How often to do you pick up your camera and head out for an afternoon of shooting around your hometown, only to return with a still-empty memory card, and dashed hopes?
For most photographers, this is guaranteed to happen at some point. For some hobbyists, it might even be the point at which they decide photography simply isn't "for them," which is truly unfortunate.
So, how do you avoid such a creative stalemate? How do we as amateurs and professionals alike keep a constant flow of imaginative ideas going, so we always have a bevy of ideas to pick from? We escape.
Escaping, getting away. Getting outside. Seeing new places. Doing new things, even if they aren't at all related to photography. All of these help stir the creative pot. It really is easier than you might imagine. There's no minimum amount of time, it doesn't need to cost money, and the returns will always be worth it.
Now, when considering things to do, you also have to consider when it might, or might not be beneficial to to bring your camera along. Carrying a camera, or sometimes even having one available to us in a nearby backpack can be both a blessing and a curse. Sure, you might be able to get a fantastic photo should the opportunity arise, but you might also spend more time straining your creative muscles, rather than letting them relax and unwind for a bit.
Here's some ideas on what you can do to escape:
- Go camping for the weekend
- Drive/bike/walk to a place you've never been to before
- Read a new book
- Sit in a park and watch the people go by
- See a play at your local performing arts center
- Watch a movie, old or new
- Visit a dog park, play with the pups
- Go to a bar with fellow photographers or friends, many studies have shown light consumption of certain alcoholic beverages (such as beer) to promote creativity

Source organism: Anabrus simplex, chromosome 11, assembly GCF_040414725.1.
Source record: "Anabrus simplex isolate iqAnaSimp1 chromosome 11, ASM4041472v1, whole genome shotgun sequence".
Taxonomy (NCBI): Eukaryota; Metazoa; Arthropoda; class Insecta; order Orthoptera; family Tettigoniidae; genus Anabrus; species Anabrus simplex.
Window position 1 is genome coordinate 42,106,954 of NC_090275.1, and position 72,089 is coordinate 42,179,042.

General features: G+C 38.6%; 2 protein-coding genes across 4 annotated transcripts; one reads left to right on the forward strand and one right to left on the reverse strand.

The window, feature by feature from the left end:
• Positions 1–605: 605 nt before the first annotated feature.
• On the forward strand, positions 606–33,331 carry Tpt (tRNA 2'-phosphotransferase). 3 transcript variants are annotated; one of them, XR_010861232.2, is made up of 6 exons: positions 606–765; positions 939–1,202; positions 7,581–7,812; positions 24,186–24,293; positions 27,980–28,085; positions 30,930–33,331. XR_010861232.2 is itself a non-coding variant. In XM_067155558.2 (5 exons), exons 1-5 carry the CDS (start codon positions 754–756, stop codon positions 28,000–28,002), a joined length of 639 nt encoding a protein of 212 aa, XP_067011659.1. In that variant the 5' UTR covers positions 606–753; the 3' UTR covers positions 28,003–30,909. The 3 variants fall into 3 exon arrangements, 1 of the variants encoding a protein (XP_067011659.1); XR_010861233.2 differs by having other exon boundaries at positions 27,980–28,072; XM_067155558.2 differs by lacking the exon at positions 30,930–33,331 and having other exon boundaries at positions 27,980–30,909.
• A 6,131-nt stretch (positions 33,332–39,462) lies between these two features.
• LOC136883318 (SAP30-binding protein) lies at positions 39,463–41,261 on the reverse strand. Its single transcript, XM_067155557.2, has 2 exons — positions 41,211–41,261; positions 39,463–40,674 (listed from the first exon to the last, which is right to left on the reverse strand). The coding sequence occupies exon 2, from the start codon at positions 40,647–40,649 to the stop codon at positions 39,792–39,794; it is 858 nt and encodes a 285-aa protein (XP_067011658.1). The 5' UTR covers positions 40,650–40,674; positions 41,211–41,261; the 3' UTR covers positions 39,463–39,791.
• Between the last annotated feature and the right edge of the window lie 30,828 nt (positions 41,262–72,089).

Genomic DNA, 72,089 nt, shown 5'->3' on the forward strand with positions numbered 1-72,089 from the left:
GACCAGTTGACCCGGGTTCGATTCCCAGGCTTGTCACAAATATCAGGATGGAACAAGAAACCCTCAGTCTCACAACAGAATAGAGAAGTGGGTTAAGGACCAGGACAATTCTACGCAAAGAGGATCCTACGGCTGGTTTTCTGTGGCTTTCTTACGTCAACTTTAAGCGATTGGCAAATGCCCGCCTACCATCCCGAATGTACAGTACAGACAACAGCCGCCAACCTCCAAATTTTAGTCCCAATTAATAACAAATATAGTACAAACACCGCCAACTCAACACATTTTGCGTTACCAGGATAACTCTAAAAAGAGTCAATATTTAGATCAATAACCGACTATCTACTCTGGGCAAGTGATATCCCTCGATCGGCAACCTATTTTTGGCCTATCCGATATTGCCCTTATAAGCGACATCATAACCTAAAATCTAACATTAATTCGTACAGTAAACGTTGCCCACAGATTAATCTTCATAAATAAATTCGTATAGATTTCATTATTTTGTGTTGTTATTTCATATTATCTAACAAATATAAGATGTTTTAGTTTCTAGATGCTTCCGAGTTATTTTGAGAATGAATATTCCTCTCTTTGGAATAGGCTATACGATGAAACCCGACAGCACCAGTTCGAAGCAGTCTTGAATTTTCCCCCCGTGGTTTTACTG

- Visit a state or national park for the afternoon, drive or hike
- Go outside in weather you normally wouldn't
- Exercise, it too has been shown to promote creativity
- Go out and eat some food you normally wouldn't
- Take a nap. It might seem counter intuitive, but personally some of my best ideas have come while dreaming in one form or another
- Head to an outdoor market
- Visit a local gallery or museum, but be careful with this one. Don't look for ideas, else you simply end up copying someone else. Instead, look for the message behind someone's photography, look for their personality and reflect on how it compares to your own. You'd be surprised how well this yields new creative direction.
These are just a few examples, the list is limited only by your own imagination. You might find something at simply works time and time again, or you might need to continuously mix it up.
Personally, I enjoy short road trips or biking to my local Arboretum here in Davis, CA. Walking through orchards or day hikes has always been a reliable source of inspiration, often providing insight into photographic concepts I would have never thought of before. Some of my best photos routinely come to mind in the most unlikely of locations.
Lastly, when you get that photographic idea that pops into your head, that rush of creativity and curiosity at what your image might become, don't sweat the small stuff! Nothing ruins a perfectly good concept more than burying it under a mountain of "how would I?" and "I don't have the gear for that" statements. The most important thing at this point is to simply write down your idea, and leave it at that. It is for this reason that no matter what, I always carry a notebook in which I can scribble down ideas (sometimes even draw out photos) as soon as they come to mind.
Inspiration is a fickle thing. Place yourself in an environment that fosters creativity, and be ready to capture it when the moment comes.